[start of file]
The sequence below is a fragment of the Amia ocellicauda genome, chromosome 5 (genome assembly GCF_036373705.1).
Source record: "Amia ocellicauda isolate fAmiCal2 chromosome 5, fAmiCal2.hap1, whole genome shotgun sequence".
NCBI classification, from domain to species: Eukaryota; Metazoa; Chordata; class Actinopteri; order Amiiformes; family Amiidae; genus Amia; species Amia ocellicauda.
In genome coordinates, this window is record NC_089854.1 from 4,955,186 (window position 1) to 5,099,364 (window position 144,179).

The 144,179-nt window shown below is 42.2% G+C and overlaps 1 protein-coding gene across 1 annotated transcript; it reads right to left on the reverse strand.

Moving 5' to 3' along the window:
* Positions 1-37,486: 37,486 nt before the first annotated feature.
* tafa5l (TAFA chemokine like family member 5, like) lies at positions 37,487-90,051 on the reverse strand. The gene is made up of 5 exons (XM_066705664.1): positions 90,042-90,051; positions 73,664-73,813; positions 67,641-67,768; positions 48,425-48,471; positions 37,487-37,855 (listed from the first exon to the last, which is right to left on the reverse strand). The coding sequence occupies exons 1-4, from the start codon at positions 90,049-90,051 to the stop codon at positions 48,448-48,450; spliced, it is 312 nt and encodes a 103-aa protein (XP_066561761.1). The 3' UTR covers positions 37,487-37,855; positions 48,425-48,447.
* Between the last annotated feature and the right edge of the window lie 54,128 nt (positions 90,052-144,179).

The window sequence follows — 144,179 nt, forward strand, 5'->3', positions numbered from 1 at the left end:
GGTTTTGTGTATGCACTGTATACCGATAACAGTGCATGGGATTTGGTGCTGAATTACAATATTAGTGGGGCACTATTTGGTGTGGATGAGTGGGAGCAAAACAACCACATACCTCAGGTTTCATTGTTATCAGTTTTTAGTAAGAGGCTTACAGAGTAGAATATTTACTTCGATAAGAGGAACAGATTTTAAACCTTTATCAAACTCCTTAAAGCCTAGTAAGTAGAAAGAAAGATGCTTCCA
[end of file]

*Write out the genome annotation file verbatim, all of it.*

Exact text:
The sequence below is a fragment of the Amia ocellicauda genome, chromosome 5 (genome assembly GCF_036373705.1).
Source record: "Amia ocellicauda isolate fAmiCal2 chromosome 5, fAmiCal2.hap1, whole genome shotgun sequence".
NCBI classification, from domain to species: Eukaryota; Metazoa; Chordata; class Actinopteri; order Amiiformes; family Amiidae; genus Amia; species Amia ocellicauda.
In genome coordinates, this window is record NC_089854.1 from 4,955,186 (window position 1) to 5,099,364 (window position 144,179).

The 144,179-nt window shown below is 42.2% G+C and overlaps 1 protein-coding gene across 1 annotated transcript; it reads right to left on the reverse strand.

Moving 5' to 3' along the window:
* Positions 1-37,486: 37,486 nt before the first annotated feature.
* tafa5l (TAFA chemokine like family member 5, like) lies at positions 37,487-90,051 on the reverse strand. The gene is made up of 5 exons (XM_066705664.1): positions 90,042-90,051; positions 73,664-73,813; positions 67,641-67,768; positions 48,425-48,471; positions 37,487-37,855 (listed from the first exon to the last, which is right to left on the reverse strand). The coding sequence occupies exons 1-4, from the start codon at positions 90,049-90,051 to the stop codon at positions 48,448-48,450; spliced, it is 312 nt and encodes a 103-aa protein (XP_066561761.1). The 3' UTR covers positions 37,487-37,855; positions 48,425-48,447.
* Between the last annotated feature and the right edge of the window lie 54,128 nt (positions 90,052-144,179).

The window sequence follows — 144,179 nt, forward strand, 5'->3', positions numbered from 1 at the left end:
GGTTTTGTGTATGCACTGTATACCGATAACAGTGCATGGGATTTGGTGCTGAATTACAATATTAGTGGGGCACTATTTGGTGTGGATGAGTGGGAGCAAAACAACCACATACCTCAGGTTTCATTGTTATCAGTTTTTAGTAAGAGGCTTACAGAGTAGAATATTTACTTCGATAAGAGGAACAGATTTTAAACCTTTATCAAACTCCTTAAAGCCTAGTAAGTAGAAAGAAAGATGCTTCCA